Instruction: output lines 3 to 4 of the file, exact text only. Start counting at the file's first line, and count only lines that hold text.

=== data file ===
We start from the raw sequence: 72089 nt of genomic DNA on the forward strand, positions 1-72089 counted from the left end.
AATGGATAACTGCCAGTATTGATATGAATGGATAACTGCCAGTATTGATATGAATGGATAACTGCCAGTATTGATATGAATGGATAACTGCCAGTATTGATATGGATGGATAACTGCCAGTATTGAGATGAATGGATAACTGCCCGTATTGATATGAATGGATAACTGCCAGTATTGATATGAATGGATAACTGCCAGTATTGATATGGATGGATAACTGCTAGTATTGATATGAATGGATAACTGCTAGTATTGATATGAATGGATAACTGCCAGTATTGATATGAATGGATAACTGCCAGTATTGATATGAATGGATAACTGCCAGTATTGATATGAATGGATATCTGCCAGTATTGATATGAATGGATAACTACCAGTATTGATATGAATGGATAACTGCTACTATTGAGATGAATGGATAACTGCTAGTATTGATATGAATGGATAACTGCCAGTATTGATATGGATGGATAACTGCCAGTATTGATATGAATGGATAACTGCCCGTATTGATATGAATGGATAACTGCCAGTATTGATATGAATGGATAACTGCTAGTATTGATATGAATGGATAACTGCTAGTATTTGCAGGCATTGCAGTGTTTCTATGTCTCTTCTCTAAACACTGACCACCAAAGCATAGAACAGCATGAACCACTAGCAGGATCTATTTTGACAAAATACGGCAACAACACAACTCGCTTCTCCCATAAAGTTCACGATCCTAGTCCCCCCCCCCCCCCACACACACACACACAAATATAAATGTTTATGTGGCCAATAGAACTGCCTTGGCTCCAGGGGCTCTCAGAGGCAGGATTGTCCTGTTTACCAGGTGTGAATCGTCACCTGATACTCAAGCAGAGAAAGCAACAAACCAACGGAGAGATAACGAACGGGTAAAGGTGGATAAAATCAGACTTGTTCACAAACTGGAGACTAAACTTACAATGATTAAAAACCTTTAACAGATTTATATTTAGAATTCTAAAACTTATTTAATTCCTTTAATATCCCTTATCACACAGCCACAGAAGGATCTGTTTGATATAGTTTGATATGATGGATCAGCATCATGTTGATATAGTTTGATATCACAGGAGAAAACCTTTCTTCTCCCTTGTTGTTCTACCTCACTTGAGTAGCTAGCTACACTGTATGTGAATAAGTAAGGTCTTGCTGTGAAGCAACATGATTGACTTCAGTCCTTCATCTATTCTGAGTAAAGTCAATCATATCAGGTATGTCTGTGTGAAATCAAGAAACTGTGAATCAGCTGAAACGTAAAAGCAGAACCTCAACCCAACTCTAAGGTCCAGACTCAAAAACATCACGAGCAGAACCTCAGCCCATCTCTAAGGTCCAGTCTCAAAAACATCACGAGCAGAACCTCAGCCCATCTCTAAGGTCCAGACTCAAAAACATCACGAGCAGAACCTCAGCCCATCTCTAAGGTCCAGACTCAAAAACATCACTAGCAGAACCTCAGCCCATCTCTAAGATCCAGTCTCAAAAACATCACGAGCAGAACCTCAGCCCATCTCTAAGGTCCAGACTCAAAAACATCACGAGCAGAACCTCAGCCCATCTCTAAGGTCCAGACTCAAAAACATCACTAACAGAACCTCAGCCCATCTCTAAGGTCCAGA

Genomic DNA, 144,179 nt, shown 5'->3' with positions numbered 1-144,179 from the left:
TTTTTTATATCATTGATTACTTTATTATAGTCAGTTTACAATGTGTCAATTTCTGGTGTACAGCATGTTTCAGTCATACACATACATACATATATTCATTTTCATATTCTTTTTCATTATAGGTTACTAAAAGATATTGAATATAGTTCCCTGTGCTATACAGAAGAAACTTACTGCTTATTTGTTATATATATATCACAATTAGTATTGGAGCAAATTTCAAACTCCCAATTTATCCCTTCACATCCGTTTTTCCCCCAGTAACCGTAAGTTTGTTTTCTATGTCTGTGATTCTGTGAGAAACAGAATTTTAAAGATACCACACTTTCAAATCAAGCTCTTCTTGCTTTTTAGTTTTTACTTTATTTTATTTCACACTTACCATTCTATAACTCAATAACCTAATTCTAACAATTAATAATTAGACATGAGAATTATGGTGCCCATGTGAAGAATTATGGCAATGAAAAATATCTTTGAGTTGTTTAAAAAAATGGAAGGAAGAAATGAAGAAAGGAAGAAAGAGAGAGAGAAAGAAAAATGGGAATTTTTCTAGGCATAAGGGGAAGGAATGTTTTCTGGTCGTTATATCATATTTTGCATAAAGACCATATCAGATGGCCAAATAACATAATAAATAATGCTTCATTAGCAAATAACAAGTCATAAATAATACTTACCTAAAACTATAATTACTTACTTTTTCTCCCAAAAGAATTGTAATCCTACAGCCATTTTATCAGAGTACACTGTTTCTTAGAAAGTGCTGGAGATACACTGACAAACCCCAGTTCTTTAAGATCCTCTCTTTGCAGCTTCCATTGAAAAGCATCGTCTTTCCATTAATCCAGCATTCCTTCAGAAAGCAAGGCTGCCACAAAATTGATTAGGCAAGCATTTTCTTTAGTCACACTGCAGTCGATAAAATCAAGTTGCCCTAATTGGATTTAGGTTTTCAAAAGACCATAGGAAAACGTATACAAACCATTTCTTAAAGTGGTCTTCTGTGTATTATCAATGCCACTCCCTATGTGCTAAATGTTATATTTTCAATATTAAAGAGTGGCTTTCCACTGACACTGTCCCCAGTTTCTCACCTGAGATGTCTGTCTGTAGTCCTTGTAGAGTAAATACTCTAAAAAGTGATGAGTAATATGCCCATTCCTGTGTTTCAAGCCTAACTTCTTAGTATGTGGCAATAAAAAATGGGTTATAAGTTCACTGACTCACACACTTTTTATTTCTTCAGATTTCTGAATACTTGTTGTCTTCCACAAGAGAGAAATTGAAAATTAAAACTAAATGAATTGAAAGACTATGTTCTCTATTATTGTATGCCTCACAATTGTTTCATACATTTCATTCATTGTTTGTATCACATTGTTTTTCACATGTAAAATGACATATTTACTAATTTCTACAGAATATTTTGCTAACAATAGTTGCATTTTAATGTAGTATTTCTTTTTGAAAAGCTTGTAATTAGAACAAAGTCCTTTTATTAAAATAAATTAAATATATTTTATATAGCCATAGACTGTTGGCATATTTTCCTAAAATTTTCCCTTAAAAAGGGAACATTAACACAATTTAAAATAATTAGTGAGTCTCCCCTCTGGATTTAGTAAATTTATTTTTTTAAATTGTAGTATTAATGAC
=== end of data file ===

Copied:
Genomic DNA, 144,179 nt, shown 5'->3' with positions numbered 1-144,179 from the left:
TTTTTTATATCATTGATTACTTTATTATAGTCAGTTTACAATGTGTCAATTTCTGGTGTACAGCATGTTTCAGTCATACACATACATACATATATTCATTTTCATATTCTTTTTCATTATAGGTTACTAAAAGATATTGAATATAGTTCCCTGTGCTATACAGAAGAAACTTACTGCTTATTTGTTATATATATATCACAATTAGTATTGGAGCAAATTTCAAACTCCCAATTTATCCCTTCACATCCGTTTTTCCCCCAGTAACCGTAAGTTTGTTTTCTATGTCTGTGATTCTGTGAGAAACAGAATTTTAAAGATACCACACTTTCAAATCAAGCTCTTCTTGCTTTTTAGTTTTTACTTTATTTTATTTCACACTTACCATTCTATAACTCAATAACCTAATTCTAACAATTAATAATTAGACATGAGAATTATGGTGCCCATGTGAAGAATTATGGCAATGAAAAATATCTTTGAGTTGTTTAAAAAAATGGAAGGAAGAAATGAAGAAAGGAAGAAAGAGAGAGAGAAAGAAAAATGGGAATTTTTCTAGGCATAAGGGGAAGGAATGTTTTCTGGTCGTTATATCATATTTTGCATAAAGACCATATCAGATGGCCAAATAACATAATAAATAATGCTTCATTAGCAAATAACAAGTCATAAATAATACTTACCTAAAACTATAATTACTTACTTTTTCTCCCAAAAGAATTGTAATCCTACAGCCATTTTATCAGAGTACACTGTTTCTTAGAAAGTGCTGGAGATACACTGACAAACCCCAGTTCTTTAAGATCCTCTCTTTGCAGCTTCCATTGAAAAGCATCGTCTTTCCATTAATCCAGCATTCCTTCAGAAAGCAAGGCTGCCACAAAATTGATTAGGCAAGCATTTTCTTTAGTCACACTGCAGTCGATAAAATCAAGTTGCCCTAATTGGATTTAGGTTTTCAAAAGACCATAGGAAAACGTATACAAACCATTTCTTAAAGTGGTCTTCTGTGTATTATCAATGCCACTCCCTATGTGCTAAATGTTATATTTTCAATATTAAAGAGTGGCTTTCCACTGACACTGTCCCCAGTTTCTCACCTGAGATGTCTGTCTGTAGTCCTTGTAGAGTAAATACTCTAAAAAGTGATGAGTAATATGCCCATTCCTGTGTTTCAAGCCTAACTTCTTAGTATGTGGCAATAAAAAATGGGTTATAAGTTCACTGACTCACACACTTTTTATTTCTTCAGATTTCTGAATACTTGTTGTCTTCCACAAGAGAGAAATTGAAAATTAAAACTAAATGAATTGAAAGACTATGTTCTCTATTATTGTATGCCTCACAATTGTTTCATACATTTCATTCATTGTTTGTATCACATTGTTTTTCACATGTAAAATGACATATTTACTAATTTCTACAGAATATTTTGCTAACAATAGTTGCATTTTAATGTAGTATTTCTTTTTGAAAAGCTTGTAATTAGAACAAAGTCCTTTTATTAAAATAAATTAAATATATTTTATATAGCCATAGACTGTTGGCATATTTTCCTAAAATTTTCCCTTAAAAAGGGAACATTAACACAATTTAAAATAATTAGTGAGTCTCCCCTCTGGATTTAGTAAATTTATTTTTTTAAATTGTAGTATTAATGAC